DC-CLT Monthly Newsletter 2-20-17

I found this interesting write up in Linked In and wanted to share it. The title caught my eye, and I thought it was really progressive to discuss the topic of suicide on Linked In of all places. Hope you get something out of it:

The topic no one wants to speak about

Published on January 31, 2017

Chloé Oestreich, Founder- Director at CHLOÉSTREICH
Corporate Training

One week ago, I said goodbye to James - the man who captured my heart on a cold, wintery night in England eleven years ago. He was my partner in crime, my sidekick, and my best friend. 

Like everyone who loved and cared for him, his choice to end his life hit me like a freight train.

James was highly intelligent, successful, determined, dedicated to his work, articulate, and unbelievably creative. 

Anyone who was lucky enough to spend time with him quickly became mesmerized by the man with the infectious Colgate smile. 

'Why' is the question that I repeatedly ask myself - and although I spend every second of the day wondering, I'll never truly know. 

What I do know is that James, like many other successful young men in their twenties, suffered from depression. What makes his death harder for me to comprehend is that he was a 'doer'. Once he became aware of his mood swings, he opened up, sought professional help, spoke to his friends, and kept himself busy. He was articulate, incredibly aware and emotionally intelligent. 

As many suffer in silence, I feel that it's important to share my story with you, in the hope that no one else will lose someone they care about. 

"Life is struggle," Buddha said - and he is right. There's no such thing as a life without pain, anxiety and insecurity. We live in an era where social media and advertisements continue to portray a false sense of what life looks like - which causes not only confusion, but also alienation.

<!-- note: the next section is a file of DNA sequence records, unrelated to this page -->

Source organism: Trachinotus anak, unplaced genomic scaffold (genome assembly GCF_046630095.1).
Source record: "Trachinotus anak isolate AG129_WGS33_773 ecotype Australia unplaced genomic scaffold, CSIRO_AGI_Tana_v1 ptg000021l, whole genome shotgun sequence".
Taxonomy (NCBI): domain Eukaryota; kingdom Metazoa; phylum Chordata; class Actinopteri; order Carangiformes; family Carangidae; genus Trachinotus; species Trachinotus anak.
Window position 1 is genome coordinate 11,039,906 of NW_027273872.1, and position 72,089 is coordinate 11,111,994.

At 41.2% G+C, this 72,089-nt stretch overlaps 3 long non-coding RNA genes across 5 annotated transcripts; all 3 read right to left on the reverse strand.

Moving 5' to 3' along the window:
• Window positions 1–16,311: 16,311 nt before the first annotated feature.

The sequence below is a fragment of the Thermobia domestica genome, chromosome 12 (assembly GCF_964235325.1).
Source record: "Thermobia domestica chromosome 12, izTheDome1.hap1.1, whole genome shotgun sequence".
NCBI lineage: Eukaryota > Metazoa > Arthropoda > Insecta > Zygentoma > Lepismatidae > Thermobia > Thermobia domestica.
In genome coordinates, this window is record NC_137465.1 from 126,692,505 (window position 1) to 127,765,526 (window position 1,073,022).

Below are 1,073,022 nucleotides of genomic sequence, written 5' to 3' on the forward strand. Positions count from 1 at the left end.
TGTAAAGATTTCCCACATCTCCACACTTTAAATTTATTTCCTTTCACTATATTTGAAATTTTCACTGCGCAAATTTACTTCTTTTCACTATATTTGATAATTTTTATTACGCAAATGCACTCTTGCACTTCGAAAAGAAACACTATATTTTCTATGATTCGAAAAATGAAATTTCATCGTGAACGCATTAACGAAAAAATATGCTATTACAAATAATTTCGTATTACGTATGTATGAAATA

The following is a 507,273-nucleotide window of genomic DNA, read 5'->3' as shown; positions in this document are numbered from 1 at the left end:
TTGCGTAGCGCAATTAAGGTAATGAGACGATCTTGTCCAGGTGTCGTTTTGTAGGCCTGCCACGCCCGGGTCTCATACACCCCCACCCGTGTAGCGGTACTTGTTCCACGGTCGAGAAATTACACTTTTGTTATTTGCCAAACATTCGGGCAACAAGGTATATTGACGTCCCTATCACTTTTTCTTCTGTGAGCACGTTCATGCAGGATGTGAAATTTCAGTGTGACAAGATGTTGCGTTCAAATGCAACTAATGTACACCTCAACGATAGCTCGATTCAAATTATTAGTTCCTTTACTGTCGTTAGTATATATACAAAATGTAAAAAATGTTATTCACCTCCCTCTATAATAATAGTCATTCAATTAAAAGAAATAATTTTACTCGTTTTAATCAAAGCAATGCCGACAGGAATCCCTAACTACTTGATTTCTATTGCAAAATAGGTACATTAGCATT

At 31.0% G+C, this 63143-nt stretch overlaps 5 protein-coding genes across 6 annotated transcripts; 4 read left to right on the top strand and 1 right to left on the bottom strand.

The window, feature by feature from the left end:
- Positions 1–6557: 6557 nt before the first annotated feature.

We lost James, someone we loved deeply, partly because many of us have little knowledge of depression or how to help and support those who suffer.

Although James opened up and shared his feelings, he felt that not many people could relate to him.

I'm proud of the campaigns in Australia that are raising awareness, educating people and encouraging those who suffer to seek out help. We've made great progress but the stigma still remains.

What can we as individuals do to help and combat mental illness? 

This is a conversation that we, as a society, need to have. 

If you, or anyone you know, are working on this problem please message me. I'd love to know how I can help. 

Of other interests are YouTube shows that some may find interesting. If you've seen it, tell us what you think!

  • https://www.youtube.com/user/strindberghelium
  • https://www.youtube.com/user/OrderoftheGoodDeath/videos
  • Atul Gawande "Being Mortal: Medicine and What Matters in the End" ; http://www.pbs.org/wgbh/frontline/film/being-mortal/
  • Ted Talks about death and dying

Two months ago, there was some talk about starting a movie night regarding Death and Dying. Write back if people are still interested in starting this.

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